- Spot gold rose 0.3% to $1,781.03 per ounce.
- US gold futures rose 0.1% to $1,781.90 per ounce.
Gold prices scaled a more than seven-week peak on Monday as a softer dollar and lower US Treasury yields lifted the yellow metal's appeal even as the appetite for riskier assets remained strong.
Spot gold rose 0.3% to $1,781.03 per ounce by 1152 GMT, having earlier touched its highest since Feb. 25 at $1,789.77.
US gold futures rose 0.1% to $1,781.90 per ounce.
"The fact that we managed to break above $1,765 and close above on Friday is likely to have attracted some renewed speculative buying from trend and momentum players," Saxo Bank analyst Ole Hansen said.
"Most of these (players) are price-driven, so when the price tells them that there's a change in the outlook, they have to get involved," while fundamentally, gold is being driven by the continued drop in bond yields, Hansen added.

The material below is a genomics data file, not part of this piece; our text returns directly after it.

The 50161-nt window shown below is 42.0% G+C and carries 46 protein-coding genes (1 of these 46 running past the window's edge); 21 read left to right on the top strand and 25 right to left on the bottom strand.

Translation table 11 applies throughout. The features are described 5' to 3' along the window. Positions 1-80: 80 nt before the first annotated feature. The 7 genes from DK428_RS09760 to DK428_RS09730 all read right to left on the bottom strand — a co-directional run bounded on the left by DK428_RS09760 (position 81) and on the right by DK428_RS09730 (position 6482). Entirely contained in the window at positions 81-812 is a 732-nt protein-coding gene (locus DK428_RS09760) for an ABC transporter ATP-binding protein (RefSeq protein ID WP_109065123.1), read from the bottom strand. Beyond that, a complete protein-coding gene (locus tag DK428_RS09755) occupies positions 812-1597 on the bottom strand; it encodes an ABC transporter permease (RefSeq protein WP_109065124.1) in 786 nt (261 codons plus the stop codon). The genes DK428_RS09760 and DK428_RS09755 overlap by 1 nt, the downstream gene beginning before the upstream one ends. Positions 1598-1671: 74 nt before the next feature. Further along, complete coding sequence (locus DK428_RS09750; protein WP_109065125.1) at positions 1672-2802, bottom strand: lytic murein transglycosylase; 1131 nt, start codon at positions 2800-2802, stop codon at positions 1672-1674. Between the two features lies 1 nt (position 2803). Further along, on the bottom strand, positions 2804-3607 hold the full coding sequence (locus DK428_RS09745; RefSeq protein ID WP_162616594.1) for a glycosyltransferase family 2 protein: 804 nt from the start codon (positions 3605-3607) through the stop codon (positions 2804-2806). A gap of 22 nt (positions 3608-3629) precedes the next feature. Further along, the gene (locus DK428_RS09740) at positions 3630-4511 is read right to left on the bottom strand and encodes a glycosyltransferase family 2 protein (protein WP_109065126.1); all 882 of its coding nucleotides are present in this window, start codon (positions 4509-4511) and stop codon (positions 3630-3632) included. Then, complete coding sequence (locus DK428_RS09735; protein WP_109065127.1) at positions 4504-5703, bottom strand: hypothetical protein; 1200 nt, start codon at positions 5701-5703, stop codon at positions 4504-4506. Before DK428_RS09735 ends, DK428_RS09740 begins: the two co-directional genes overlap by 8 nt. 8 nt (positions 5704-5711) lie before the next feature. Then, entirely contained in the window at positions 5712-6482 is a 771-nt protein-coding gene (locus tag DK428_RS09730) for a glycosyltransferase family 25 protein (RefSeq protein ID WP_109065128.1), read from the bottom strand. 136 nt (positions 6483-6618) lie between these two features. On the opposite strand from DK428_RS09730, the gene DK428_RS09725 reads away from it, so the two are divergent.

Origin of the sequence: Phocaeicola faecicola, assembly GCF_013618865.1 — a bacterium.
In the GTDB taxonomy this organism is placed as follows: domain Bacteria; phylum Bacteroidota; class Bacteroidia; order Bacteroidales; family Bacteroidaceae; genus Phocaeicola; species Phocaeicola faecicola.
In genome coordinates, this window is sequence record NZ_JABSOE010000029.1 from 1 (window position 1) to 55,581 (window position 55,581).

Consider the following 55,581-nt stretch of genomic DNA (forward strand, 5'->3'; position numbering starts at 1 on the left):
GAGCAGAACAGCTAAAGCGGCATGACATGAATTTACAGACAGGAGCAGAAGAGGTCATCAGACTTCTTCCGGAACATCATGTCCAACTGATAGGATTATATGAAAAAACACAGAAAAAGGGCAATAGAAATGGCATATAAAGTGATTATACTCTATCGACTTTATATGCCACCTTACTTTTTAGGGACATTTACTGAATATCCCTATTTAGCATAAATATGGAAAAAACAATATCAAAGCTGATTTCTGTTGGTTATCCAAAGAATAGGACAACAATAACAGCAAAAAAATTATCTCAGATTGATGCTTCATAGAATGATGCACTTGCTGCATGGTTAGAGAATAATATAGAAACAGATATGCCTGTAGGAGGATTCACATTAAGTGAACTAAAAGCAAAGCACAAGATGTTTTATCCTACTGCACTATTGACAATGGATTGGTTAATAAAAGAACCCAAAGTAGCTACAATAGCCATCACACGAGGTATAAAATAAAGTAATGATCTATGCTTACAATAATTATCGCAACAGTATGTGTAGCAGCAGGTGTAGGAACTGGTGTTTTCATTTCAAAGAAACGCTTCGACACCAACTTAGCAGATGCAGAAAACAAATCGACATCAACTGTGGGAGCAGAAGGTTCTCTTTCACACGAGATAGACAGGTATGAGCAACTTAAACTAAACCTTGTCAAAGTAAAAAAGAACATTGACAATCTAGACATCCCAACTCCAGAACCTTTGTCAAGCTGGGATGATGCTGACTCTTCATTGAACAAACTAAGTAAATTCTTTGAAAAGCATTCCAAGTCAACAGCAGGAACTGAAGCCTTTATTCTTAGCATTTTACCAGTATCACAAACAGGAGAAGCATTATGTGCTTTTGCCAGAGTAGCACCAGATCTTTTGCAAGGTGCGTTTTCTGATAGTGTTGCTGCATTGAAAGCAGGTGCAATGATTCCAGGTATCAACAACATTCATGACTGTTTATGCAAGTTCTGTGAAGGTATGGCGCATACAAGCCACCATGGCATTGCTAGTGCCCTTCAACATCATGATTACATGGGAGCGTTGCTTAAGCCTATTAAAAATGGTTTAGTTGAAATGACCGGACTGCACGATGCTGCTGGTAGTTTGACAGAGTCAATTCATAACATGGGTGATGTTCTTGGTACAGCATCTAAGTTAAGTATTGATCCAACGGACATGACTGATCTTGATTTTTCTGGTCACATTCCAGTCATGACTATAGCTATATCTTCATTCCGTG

Benchmark US 10-year Treasury yields eased, reducing the opportunity cost of holding non-interest bearing gold, while the dollar fell to a more than six-week low against rivals, making gold affordable for other currency holders.
Bullion has dropped 6% so far this year, mostly pressured by surging US yields.
Gold's gains accompanied a jump in world shares as markets were generally upbeat about the prospects for a global economic recovery from the COVID-19 pandemic.
"It seems that the Federal Reserve has succeeded in convincing markets that the latest rise in inflation will be only temporary and that the ultra-expansionary monetary policy will remain in place despite the brightening economic outlook," Commerzbank analysts said in a note.
Elsewhere, silver rose 0.3% to $26.02 per ounce after hitting a near one-month high in the last session. Palladium rose 1.9% to $2,829.95, while platinum gained 0.5% to $1,208.51.
Speculators cut their bullish positions in COMEX gold and raised them in silver contracts in the week to April 13, data showed on Friday.